For the past 15 years Velir has been customizing and implementing top-tier content management systems. Given our focus on creating digital solutions, content management is at the core of almost every project we take on.
We’re veterans in the CMS space, but up until recently we exclusively worked with commercial CMS platforms. As the CTO of my agency, I wanted to explain why we’ve now decided to take the leap with Drupal.
This post focuses on one reason we like Drupal: because it offers a solid technical foundation to build upon. This foundation has been created by a large and passionate community, has shown an ability to evolve intelligently over time, and is being guided by strong leadership which is positioning the platform for the future.
The Strength of Open Source
Even a casual follower of the CMS space will have noticed how the “proprietary vs open source” conversation plays out regularly each year. We have never bought into the FUD spread by both sides of this debate, as it’s usually a philosophical argument rather than a capability-based comparison of each platform.
But it is undisputable that open source software excels at providing tools and platforms for well understood problems. As a result, over the past 20 years, there have been a number of problems that could be considered solved in the CMS space: structured data, versioned content, workflow, accessible content APIs, and rich text editing (well, maybe not this one, yet). Drupal has a strong community with thousands of developers who have contributed to making sure these problems are solved well. Going forward we are excited to contribute to this community by supporting our team to contribute their own projects and solutions for Drupal.
Big Changes, Big Progress
As Drupal 8 has taken shape over the past few years, it has become clear that the project is evolving in intelligent ways.
The Drupal project was arguably growing too large to stay nimble - most everything had been built from the ground up. The continued growth of custom built sub-systems were demanding time and attention from the core team.
In 2012, the collaboration between the Drupal and Symfony project teams signaled an important shift: a willingness to shed custom built pieces of the Drupal framework and partner with other proven projects for large pieces of functionality.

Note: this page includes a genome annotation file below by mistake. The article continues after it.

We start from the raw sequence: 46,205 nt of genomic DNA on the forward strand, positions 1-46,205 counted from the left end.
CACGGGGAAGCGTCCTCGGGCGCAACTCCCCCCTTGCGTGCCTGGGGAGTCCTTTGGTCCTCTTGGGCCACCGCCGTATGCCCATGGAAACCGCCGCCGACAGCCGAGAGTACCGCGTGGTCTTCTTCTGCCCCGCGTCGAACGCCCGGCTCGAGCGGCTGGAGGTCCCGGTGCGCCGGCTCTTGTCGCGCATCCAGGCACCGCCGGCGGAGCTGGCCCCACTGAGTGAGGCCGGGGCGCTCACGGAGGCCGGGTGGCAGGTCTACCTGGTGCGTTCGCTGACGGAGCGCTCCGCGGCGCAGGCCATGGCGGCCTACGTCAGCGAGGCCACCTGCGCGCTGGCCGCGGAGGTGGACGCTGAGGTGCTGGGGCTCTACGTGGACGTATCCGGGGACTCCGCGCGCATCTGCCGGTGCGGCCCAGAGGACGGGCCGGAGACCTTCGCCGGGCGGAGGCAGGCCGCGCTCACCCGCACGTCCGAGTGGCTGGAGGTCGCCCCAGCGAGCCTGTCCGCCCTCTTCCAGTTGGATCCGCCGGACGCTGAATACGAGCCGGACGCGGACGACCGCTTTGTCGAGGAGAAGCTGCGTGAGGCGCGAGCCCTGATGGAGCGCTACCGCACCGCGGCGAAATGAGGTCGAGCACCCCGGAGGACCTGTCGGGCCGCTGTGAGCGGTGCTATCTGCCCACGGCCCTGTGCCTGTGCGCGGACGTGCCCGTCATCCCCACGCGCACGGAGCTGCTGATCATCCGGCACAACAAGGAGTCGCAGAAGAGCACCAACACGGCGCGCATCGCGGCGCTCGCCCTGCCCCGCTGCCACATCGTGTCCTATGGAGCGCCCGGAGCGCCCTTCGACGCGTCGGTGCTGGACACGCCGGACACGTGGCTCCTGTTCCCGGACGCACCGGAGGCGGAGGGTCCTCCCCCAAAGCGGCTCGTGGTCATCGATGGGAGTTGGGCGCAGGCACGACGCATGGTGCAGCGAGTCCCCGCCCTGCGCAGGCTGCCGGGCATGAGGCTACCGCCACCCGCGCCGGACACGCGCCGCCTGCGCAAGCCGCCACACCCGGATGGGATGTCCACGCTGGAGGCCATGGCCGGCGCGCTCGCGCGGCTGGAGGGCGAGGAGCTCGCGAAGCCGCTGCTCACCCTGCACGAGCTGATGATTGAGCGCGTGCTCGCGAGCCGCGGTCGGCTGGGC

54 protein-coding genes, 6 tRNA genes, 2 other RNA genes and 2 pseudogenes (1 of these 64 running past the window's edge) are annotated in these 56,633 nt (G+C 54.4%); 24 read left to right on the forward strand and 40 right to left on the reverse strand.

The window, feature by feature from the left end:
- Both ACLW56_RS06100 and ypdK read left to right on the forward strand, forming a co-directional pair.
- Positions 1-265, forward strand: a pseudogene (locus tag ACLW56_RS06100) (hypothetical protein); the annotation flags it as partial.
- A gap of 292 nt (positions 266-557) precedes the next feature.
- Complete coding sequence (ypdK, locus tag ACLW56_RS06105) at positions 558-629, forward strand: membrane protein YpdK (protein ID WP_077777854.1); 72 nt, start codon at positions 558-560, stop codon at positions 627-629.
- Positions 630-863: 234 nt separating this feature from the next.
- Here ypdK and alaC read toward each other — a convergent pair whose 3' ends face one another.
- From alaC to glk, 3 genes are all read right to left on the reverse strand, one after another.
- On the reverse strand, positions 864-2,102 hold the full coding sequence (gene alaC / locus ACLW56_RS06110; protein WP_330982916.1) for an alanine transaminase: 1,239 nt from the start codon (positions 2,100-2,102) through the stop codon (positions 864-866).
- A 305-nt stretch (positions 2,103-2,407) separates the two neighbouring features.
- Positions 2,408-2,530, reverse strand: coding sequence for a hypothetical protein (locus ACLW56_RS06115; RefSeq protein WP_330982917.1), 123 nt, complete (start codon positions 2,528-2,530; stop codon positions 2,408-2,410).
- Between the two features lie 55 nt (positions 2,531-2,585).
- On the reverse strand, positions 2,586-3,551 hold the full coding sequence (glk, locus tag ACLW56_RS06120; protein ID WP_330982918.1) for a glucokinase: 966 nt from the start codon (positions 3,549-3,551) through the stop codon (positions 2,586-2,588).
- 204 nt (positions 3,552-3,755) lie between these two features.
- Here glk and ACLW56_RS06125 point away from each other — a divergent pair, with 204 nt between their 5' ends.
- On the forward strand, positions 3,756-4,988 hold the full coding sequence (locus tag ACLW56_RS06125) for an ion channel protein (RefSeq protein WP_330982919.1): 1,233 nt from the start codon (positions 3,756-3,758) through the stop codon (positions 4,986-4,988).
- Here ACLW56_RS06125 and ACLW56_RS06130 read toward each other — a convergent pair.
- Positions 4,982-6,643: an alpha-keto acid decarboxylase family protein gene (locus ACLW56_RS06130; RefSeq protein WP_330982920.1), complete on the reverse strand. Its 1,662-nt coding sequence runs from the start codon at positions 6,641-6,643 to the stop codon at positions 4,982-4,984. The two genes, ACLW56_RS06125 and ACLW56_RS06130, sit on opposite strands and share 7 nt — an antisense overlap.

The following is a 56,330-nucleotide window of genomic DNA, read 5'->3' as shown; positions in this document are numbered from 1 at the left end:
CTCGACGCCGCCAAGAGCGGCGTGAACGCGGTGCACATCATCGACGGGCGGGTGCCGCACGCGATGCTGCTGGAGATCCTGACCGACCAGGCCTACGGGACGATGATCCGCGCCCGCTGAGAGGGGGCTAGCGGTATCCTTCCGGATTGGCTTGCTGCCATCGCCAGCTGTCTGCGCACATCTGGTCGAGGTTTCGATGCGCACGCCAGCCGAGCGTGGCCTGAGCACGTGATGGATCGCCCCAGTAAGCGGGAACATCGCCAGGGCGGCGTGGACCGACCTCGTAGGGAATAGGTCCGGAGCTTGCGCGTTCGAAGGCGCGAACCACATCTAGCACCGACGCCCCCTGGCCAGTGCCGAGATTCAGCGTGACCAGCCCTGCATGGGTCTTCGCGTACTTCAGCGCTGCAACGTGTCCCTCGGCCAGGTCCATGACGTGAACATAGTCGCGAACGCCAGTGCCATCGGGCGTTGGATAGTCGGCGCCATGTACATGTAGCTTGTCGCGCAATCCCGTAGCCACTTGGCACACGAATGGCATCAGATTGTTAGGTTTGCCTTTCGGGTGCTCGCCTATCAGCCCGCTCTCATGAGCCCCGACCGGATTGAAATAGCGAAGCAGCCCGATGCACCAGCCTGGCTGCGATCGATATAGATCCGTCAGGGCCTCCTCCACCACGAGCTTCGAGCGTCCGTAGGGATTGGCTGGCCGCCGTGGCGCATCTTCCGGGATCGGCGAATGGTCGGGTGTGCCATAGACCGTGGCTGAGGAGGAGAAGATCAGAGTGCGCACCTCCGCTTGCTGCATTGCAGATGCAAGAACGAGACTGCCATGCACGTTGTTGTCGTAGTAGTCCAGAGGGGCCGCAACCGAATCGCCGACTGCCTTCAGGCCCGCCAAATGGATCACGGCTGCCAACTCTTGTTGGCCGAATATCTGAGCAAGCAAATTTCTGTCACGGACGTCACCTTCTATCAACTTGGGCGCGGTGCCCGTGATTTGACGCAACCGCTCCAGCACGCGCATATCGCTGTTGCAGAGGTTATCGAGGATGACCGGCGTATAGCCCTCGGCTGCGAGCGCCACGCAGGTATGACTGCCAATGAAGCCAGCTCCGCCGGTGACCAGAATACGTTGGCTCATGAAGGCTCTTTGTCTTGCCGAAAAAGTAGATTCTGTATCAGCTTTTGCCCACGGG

This introduces a critical dependency on an outside project, but in exchange it provides a great deal of freedom for the Drupal community. It allows them to apply more focus on solving the unique problems of web content management, rather than working on a series of problems that have been elegantly solved elsewhere.
Another key evolution we’re excited about is the embracing of an Object-Oriented Programming (OOP) approach in Drupal 8. OOP offers a long history of promoting design patterns for solutions, which once learned, can easily be adopted to build well-architected systems. Our experience tells us that these OOP principles and techniques will promote reuse, extensibility, testability -- and lead to solutions that are more efficiently maintained.
Built with the Future in Mind
Accessible digital content is vital for modern organizations. Content may be repurposed for display on the desktop or mobile web, pushed to native devices, or pulled into content aggregators like Flipboard or Prismatic.
Dries Buytaert, founder of Drupal and co-founder of Acquia, has been cultivating a strong vision for how Drupal fits into the future of web content management. With core support for RESTful content APIs, schema.org support for boosting semantic tagging, and the rising buzz around Headless Drupal implementations, it’s clear that Drupal is being positioned to serve future content management needs.
As an agency, Velir has remained focused on building deep expertise with the best platforms in the market. We’ve been doing this long enough to know that no technology platform offers a panacea to a company’s digital needs.
To sum up: We feel Drupal’s technical foundation is solid and we are reassured that the project is evolving intelligently to meet future needs. In the next post, I’ll share some of the non-technical motivations behind why we have decided to invest in a Drupal practice.